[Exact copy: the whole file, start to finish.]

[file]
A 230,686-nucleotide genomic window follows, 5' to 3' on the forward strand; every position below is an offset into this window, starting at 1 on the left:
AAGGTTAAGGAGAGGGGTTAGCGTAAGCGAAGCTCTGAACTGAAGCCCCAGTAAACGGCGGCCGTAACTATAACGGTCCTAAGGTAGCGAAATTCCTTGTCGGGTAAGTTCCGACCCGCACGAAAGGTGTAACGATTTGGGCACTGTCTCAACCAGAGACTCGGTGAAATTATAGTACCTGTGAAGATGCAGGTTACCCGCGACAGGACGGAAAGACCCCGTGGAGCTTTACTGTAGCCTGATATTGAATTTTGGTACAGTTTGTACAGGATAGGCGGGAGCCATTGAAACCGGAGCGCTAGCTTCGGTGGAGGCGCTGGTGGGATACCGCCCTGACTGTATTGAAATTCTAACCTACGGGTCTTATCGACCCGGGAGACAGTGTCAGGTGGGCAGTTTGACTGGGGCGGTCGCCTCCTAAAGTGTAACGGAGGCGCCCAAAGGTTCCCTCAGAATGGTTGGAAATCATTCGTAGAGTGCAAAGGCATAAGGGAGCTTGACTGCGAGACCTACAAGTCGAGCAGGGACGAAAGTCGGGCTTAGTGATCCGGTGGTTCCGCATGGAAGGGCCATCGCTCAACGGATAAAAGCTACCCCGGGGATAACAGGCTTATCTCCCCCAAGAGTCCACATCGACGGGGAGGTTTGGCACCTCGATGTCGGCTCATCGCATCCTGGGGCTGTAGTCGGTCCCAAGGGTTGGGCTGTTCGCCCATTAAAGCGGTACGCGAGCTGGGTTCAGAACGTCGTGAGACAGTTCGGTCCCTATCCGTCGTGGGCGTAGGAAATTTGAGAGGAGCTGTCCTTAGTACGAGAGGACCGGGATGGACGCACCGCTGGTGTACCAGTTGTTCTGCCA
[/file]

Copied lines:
A 230,686-nucleotide genomic window follows, 5' to 3' on the forward strand; every position below is an offset into this window, starting at 1 on the left:
AAGGTTAAGGAGAGGGGTTAGCGTAAGCGAAGCTCTGAACTGAAGCCCCAGTAAACGGCGGCCGTAACTATAACGGTCCTAAGGTAGCGAAATTCCTTGTCGGGTAAGTTCCGACCCGCACGAAAGGTGTAACGATTTGGGCACTGTCTCAACCAGAGACTCGGTGAAATTATAGTACCTGTGAAGATGCAGGTTACCCGCGACAGGACGGAAAGACCCCGTGGAGCTTTACTGTAGCCTGATATTGAATTTTGGTACAGTTTGTACAGGATAGGCGGGAGCCATTGAAACCGGAGCGCTAGCTTCGGTGGAGGCGCTGGTGGGATACCGCCCTGACTGTATTGAAATTCTAACCTACGGGTCTTATCGACCCGGGAGACAGTGTCAGGTGGGCAGTTTGACTGGGGCGGTCGCCTCCTAAAGTGTAACGGAGGCGCCCAAAGGTTCCCTCAGAATGGTTGGAAATCATTCGTAGAGTGCAAAGGCATAAGGGAGCTTGACTGCGAGACCTACAAGTCGAGCAGGGACGAAAGTCGGGCTTAGTGATCCGGTGGTTCCGCATGGAAGGGCCATCGCTCAACGGATAAAAGCTACCCCGGGGATAACAGGCTTATCTCCCCCAAGAGTCCACATCGACGGGGAGGTTTGGCACCTCGATGTCGGCTCATCGCATCCTGGGGCTGTAGTCGGTCCCAAGGGTTGGGCTGTTCGCCCATTAAAGCGGTACGCGAGCTGGGTTCAGAACGTCGTGAGACAGTTCGGTCCCTATCCGTCGTGGGCGTAGGAAATTTGAGAGGAGCTGTCCTTAGTACGAGAGGACCGGGATGGACGCACCGCTGGTGTACCAGTTGTTCTGCCA